Denmark has committed to renewable energy further and faster than any country in Europe.  The Scandinavian nation generates a third of its annual electricity demand from wind, and solar capacity is growing as well. For countries that want to green their energy mix, there is no better place to get a glimpse of the future than Denmark. 
 
Its pioneering spirit has brought great benefits, and international acclaim, but like all first movers, Denmark is also learning as it goes. 
 
To tap into this learning, ESMAP—the World Bank’s Energy Sector Management Assistance Program—organized a study tour to Energinet.dk, Denmark’s transmission system operator, as part of its work to help client countries integrate variable renewable energy into their electricity grids. Joining the study tour were 26 participants—representatives from regulators, system operators and utilities from 13 countries, including South Africa, Chile, China, Pakistan, Zambia, and Morocco.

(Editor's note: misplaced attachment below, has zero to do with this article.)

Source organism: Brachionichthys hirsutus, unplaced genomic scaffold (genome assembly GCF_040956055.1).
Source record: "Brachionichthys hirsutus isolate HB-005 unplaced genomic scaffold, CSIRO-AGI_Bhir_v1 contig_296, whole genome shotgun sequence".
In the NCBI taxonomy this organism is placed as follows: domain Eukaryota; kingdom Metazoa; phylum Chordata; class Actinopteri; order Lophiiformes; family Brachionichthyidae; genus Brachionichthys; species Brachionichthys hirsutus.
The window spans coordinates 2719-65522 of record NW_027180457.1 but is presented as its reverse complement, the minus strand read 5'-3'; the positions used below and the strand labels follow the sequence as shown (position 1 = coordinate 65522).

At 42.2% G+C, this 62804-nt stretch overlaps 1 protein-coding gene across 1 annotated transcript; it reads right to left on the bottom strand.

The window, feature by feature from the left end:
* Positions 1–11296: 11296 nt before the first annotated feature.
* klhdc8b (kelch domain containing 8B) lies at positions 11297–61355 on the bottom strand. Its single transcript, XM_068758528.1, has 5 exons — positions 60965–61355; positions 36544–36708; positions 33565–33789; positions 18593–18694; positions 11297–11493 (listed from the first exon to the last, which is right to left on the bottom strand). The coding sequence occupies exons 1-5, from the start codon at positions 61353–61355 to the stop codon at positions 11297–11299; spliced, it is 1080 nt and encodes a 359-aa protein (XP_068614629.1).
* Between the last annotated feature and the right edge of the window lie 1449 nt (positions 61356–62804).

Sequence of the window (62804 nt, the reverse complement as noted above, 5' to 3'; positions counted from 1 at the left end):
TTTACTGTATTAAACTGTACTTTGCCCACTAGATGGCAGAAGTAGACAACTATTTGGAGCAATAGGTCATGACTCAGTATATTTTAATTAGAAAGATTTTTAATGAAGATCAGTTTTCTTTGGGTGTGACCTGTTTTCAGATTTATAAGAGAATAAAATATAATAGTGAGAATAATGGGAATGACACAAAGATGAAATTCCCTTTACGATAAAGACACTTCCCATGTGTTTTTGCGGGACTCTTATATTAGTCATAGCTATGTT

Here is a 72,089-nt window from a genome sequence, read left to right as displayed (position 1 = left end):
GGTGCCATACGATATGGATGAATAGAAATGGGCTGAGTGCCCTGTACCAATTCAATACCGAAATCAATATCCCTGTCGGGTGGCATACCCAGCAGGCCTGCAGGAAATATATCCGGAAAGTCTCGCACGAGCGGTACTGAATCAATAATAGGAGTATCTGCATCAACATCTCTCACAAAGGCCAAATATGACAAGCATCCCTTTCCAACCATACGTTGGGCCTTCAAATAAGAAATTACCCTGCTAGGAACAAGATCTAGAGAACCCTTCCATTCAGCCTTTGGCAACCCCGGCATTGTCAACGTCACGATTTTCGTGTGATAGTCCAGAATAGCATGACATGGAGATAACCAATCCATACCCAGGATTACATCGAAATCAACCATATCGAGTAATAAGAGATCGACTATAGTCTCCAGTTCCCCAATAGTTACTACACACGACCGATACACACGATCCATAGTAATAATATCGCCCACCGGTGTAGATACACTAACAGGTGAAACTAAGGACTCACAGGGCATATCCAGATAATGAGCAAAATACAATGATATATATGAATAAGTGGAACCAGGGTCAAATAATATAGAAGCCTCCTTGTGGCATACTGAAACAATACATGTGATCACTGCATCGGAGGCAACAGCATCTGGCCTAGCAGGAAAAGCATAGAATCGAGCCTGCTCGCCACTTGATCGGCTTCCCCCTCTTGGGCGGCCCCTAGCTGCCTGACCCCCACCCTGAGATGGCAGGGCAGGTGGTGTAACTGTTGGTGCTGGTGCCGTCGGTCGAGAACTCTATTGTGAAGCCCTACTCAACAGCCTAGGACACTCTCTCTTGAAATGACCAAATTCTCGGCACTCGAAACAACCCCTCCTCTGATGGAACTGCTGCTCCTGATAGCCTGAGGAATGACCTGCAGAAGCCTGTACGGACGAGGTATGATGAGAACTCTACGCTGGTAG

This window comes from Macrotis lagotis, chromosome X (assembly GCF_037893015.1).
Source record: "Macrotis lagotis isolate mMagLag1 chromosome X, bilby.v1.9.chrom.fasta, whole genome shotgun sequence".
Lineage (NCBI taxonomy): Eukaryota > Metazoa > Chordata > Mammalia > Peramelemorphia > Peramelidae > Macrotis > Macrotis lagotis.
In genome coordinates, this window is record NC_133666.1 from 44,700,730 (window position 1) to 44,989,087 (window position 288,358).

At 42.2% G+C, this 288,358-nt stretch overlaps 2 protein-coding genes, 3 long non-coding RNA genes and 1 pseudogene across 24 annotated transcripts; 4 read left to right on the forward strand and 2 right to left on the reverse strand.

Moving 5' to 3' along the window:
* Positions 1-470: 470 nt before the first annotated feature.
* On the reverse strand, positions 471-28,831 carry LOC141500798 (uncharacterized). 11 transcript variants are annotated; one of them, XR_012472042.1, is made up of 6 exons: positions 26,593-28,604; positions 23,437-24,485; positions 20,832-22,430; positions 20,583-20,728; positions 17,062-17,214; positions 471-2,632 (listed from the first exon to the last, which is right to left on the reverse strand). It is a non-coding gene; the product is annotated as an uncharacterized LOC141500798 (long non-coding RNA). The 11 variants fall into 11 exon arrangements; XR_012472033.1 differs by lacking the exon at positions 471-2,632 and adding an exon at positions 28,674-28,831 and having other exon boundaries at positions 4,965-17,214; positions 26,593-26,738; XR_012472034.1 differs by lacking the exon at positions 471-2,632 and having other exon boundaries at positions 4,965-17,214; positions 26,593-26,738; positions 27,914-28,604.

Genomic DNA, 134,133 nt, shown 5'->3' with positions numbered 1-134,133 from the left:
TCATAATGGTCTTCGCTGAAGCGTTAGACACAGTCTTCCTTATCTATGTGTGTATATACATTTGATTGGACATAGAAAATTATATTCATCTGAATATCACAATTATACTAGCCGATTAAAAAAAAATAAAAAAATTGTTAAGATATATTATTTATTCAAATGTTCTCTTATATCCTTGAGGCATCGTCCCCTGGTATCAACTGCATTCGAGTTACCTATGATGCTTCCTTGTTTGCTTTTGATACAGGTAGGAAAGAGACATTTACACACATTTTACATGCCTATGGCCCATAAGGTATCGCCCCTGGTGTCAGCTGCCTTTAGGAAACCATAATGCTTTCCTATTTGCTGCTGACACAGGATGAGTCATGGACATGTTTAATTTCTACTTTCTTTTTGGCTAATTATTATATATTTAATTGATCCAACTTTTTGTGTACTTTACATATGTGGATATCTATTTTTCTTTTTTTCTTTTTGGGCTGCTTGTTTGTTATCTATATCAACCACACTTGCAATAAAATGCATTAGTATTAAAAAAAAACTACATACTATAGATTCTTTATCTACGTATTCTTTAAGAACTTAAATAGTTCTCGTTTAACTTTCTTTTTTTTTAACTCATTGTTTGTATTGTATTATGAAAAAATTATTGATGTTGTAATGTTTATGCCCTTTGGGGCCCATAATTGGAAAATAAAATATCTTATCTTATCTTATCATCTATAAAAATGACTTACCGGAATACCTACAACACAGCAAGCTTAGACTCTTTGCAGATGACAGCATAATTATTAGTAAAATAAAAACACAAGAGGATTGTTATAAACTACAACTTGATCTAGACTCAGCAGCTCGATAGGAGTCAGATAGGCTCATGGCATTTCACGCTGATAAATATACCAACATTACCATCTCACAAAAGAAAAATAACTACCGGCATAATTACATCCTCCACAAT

Are We Rising to the Renewable Energy Challenge?

Anita Marangoly George's picture

Renewable Energy PanelWe are living in very exciting times when it comes to renewable energy. All over the world, countries are taking steps to generate more and more of their power from their wind, solar and hydropower resources, among other means of clean energy production. This expansion is not just vital for human and economic development, it’s key to the world’s efforts to tackle climate change. With less than six weeks to go until policy makers gather for the next UN Climate Conference of the Parties in Lima, Peru and as part of a series of events at the World Bank’s annual meetings, we hosted a panel of energy experts to look at what it will take to rise to the renewable energy challenge and address energy poverty.